Once the world’s largest maker of personal computers, Dell continues to shift its focus away from consumers and towards the enterprise. During the London and San Francisco launches of new Dell servers, storage and networking products, CEO Michael Dell underscored the company’s commitment to the enterprise market, telling guests at the San Francisco event, “We’ve transformed our business. We’re not really a PC company anymore. We’re an end-to-end IT solutions company,” according to InformationWeek.
Driven by the explosion in cloud adoption and growth of cloud infrastructure providers, Dell told CNBC that over the last five years the company has more than doubled the size of its enterprise business, to $18.6 billion, which represents almost half the company’s profits. He explained that enterprise sales represent a potential $2.75 trillion market, compared with the $250 billion consumer market. Accordingly, he said he was “a little bit more focused on the $2.75 trillion, as you might expect.”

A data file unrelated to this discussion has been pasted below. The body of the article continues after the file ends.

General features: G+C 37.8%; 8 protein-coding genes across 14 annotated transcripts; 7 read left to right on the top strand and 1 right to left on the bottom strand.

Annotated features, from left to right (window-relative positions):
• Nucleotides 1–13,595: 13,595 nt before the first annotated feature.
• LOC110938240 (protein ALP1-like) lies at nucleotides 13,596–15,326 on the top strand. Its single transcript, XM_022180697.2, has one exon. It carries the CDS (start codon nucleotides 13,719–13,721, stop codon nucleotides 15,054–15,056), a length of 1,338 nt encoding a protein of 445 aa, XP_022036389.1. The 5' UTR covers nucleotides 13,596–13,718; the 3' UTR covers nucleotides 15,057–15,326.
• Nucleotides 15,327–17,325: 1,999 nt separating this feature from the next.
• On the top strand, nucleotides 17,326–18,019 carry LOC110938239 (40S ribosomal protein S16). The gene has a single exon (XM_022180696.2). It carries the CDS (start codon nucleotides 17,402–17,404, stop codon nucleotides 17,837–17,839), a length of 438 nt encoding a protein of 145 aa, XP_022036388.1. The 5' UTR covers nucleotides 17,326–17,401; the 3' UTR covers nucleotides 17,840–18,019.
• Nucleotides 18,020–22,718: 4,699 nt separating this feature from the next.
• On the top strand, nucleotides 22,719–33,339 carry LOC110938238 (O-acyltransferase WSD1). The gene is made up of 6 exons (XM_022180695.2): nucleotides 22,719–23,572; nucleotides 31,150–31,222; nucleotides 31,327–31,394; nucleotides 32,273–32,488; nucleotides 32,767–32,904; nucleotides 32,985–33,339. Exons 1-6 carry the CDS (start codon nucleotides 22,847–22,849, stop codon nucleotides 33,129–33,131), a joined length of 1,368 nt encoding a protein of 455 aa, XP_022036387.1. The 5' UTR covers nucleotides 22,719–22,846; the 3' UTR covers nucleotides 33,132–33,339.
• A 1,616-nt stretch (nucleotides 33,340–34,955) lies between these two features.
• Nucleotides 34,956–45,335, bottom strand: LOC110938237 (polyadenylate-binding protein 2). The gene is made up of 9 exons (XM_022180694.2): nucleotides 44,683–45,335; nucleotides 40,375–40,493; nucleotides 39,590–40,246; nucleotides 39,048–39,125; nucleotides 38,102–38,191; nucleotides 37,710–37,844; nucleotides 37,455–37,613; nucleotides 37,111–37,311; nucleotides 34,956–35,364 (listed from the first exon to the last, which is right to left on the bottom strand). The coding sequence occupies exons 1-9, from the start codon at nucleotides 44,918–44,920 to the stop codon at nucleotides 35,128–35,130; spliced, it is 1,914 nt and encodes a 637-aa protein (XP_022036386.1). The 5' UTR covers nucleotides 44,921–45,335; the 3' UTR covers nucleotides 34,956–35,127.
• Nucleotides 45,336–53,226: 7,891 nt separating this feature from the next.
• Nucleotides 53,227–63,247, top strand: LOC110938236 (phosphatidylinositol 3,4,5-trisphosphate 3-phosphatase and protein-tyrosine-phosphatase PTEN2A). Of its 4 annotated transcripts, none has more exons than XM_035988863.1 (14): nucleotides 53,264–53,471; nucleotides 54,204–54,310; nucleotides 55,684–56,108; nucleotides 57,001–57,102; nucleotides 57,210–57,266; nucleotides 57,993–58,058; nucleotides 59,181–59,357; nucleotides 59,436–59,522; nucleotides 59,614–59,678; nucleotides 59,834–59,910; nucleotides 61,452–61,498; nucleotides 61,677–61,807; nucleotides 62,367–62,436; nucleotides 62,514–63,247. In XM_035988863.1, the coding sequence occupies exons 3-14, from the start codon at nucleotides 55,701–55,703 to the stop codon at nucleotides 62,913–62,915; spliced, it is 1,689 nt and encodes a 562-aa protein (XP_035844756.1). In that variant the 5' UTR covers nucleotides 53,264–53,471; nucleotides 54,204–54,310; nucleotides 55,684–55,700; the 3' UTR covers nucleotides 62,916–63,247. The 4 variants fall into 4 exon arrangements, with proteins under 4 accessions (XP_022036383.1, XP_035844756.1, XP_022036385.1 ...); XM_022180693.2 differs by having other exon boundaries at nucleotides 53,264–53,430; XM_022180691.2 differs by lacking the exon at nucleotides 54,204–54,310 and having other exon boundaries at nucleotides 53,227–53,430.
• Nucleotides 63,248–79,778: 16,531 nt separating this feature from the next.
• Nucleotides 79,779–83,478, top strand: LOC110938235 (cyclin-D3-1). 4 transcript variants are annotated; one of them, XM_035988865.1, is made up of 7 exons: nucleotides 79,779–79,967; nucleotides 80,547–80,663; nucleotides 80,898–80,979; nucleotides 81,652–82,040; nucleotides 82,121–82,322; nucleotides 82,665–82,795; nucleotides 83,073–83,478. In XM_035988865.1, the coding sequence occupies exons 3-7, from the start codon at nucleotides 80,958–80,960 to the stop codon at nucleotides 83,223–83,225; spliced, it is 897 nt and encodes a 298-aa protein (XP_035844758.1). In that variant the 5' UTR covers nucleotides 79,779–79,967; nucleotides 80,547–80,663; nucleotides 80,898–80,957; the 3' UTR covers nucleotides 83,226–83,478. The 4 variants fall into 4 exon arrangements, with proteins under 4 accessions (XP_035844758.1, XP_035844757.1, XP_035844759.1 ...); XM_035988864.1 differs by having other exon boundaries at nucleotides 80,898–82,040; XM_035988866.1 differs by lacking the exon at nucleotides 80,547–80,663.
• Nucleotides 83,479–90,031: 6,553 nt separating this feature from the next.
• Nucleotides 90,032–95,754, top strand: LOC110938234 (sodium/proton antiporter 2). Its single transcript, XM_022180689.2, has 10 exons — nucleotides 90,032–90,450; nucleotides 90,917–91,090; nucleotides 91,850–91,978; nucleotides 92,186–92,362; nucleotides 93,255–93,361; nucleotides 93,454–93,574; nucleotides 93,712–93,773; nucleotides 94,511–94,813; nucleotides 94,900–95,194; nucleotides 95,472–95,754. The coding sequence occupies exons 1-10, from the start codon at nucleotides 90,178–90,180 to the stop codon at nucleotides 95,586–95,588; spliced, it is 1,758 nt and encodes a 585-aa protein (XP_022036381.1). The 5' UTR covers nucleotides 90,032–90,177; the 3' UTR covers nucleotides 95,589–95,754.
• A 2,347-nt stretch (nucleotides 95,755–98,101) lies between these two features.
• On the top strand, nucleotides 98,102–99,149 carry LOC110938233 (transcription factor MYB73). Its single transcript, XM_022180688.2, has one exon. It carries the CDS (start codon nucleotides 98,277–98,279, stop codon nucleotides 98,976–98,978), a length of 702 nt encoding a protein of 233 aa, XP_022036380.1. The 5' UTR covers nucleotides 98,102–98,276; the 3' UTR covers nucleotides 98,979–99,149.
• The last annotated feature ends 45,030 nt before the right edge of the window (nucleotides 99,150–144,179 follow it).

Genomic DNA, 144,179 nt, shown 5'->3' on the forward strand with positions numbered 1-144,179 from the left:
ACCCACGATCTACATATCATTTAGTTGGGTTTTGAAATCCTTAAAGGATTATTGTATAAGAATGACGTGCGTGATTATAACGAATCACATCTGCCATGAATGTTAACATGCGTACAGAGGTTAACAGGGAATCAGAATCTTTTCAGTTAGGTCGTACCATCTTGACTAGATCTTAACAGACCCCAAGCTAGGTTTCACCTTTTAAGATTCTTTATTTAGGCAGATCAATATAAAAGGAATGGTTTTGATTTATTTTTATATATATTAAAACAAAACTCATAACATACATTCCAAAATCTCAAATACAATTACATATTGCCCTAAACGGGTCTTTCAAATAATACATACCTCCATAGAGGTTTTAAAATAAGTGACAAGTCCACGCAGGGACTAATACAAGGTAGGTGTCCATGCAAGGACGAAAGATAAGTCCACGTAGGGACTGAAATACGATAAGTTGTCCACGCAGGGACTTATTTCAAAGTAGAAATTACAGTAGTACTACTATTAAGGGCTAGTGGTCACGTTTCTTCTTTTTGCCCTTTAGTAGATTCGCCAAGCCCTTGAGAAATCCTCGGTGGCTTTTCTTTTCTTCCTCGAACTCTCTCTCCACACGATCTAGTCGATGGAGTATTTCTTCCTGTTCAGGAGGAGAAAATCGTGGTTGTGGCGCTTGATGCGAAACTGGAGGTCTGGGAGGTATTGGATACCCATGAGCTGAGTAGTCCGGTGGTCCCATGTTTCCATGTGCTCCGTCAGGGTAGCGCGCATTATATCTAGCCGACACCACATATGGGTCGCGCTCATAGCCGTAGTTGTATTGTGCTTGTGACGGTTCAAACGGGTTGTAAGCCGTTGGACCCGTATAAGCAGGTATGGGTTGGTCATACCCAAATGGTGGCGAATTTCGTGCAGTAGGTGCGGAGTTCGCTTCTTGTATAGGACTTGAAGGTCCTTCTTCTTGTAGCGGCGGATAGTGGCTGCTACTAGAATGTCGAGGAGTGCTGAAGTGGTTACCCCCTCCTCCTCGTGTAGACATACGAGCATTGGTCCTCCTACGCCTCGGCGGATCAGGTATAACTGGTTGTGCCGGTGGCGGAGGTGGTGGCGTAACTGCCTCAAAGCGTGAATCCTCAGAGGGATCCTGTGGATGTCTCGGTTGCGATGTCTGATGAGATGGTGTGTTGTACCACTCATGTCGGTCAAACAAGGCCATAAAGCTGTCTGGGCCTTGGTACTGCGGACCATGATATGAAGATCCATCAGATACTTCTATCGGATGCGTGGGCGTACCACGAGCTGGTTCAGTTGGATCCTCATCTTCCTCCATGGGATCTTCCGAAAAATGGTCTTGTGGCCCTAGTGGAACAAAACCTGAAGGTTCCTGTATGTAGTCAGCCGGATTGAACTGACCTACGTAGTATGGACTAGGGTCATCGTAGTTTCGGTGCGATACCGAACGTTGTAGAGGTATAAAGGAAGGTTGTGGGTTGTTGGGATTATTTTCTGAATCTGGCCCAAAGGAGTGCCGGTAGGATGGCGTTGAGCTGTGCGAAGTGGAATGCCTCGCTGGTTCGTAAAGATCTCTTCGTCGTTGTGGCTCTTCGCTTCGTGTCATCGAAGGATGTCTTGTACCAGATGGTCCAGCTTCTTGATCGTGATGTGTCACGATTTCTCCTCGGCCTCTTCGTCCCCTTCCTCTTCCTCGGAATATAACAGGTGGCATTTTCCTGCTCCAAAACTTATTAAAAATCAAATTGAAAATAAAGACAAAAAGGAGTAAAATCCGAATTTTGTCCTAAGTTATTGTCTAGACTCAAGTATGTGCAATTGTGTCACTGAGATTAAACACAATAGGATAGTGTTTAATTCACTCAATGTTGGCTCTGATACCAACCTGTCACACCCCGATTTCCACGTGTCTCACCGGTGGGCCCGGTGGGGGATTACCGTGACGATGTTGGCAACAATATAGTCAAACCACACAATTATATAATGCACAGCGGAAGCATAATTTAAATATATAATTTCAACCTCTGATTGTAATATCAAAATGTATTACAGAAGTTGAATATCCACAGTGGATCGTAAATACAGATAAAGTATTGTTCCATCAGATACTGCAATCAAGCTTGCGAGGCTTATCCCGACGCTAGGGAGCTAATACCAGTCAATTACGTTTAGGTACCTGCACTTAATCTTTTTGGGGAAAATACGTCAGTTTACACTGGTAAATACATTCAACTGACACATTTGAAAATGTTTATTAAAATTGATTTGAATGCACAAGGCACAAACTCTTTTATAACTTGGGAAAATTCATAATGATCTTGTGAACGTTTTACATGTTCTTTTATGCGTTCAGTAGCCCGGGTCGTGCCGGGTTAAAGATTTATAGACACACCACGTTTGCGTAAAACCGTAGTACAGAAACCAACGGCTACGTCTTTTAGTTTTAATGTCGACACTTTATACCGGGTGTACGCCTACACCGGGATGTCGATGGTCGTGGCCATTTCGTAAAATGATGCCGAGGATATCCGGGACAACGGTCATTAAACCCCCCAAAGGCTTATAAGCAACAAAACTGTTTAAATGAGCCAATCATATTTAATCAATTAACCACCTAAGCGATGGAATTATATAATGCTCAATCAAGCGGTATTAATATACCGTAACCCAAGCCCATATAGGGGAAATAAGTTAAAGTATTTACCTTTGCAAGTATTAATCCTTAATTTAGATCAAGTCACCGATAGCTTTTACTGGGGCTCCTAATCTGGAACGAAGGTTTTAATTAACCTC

Dell explained that many cloud infrastructure providers use Dell servers in their data centers and that the recently launched servers include features that make them easier to manage and capable of handling more complex workloads. The new PowerEdge servers launched last week include embedded server management tools that automate the deployment, updating, monitoring and maintenance of the server lifecycle.
But while the company may be following in the footsteps of other formerly consumer-focused technology giants like HP and IBM, don’t expect Dell to abandon its PC business altogether like HP tried last summer. As Arik Hesseldahl at All Things D explained, Dell likely learned a valuable lesson from HP’s misstep: that “having a large PC business gives a company like Dell the scale it needs to deal with component suppliers who are willing to give it good prices on parts like chips and hard drives and all the other things that go into building a server.”
What are your thoughts on Dell’s shift to the enterprise market? When buying servers for your company’s data center, which do you consider the most reputable suppliers?